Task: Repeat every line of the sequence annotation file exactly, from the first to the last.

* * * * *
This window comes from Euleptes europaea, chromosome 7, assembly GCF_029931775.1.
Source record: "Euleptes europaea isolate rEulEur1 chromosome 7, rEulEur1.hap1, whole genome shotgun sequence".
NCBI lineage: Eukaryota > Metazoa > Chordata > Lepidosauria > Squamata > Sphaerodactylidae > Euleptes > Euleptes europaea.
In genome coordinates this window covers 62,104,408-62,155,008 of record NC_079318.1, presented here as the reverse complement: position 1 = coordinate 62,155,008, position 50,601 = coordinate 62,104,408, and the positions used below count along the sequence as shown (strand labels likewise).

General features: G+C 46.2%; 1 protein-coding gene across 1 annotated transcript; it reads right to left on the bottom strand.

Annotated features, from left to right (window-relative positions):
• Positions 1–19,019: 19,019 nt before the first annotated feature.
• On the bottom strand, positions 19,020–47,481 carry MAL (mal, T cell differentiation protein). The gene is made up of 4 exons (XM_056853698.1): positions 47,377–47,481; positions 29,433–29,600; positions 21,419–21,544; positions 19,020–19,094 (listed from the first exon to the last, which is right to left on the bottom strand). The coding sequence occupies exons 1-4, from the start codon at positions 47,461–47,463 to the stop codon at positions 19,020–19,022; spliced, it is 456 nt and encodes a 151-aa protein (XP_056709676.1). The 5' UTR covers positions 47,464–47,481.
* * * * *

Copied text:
This window comes from Euleptes europaea, chromosome 7, assembly GCF_029931775.1.
Source record: "Euleptes europaea isolate rEulEur1 chromosome 7, rEulEur1.hap1, whole genome shotgun sequence".
NCBI lineage: Eukaryota > Metazoa > Chordata > Lepidosauria > Squamata > Sphaerodactylidae > Euleptes > Euleptes europaea.
In genome coordinates this window covers 62,104,408-62,155,008 of record NC_079318.1, presented here as the reverse complement: position 1 = coordinate 62,155,008, position 50,601 = coordinate 62,104,408, and the positions used below count along the sequence as shown (strand labels likewise).

General features: G+C 46.2%; 1 protein-coding gene across 1 annotated transcript; it reads right to left on the bottom strand.

Annotated features, from left to right (window-relative positions):
• Positions 1–19,019: 19,019 nt before the first annotated feature.
• On the bottom strand, positions 19,020–47,481 carry MAL (mal, T cell differentiation protein). The gene is made up of 4 exons (XM_056853698.1): positions 47,377–47,481; positions 29,433–29,600; positions 21,419–21,544; positions 19,020–19,094 (listed from the first exon to the last, which is right to left on the bottom strand). The coding sequence occupies exons 1-4, from the start codon at positions 47,461–47,463 to the stop codon at positions 19,020–19,022; spliced, it is 456 nt and encodes a 151-aa protein (XP_056709676.1). The 5' UTR covers positions 47,464–47,481.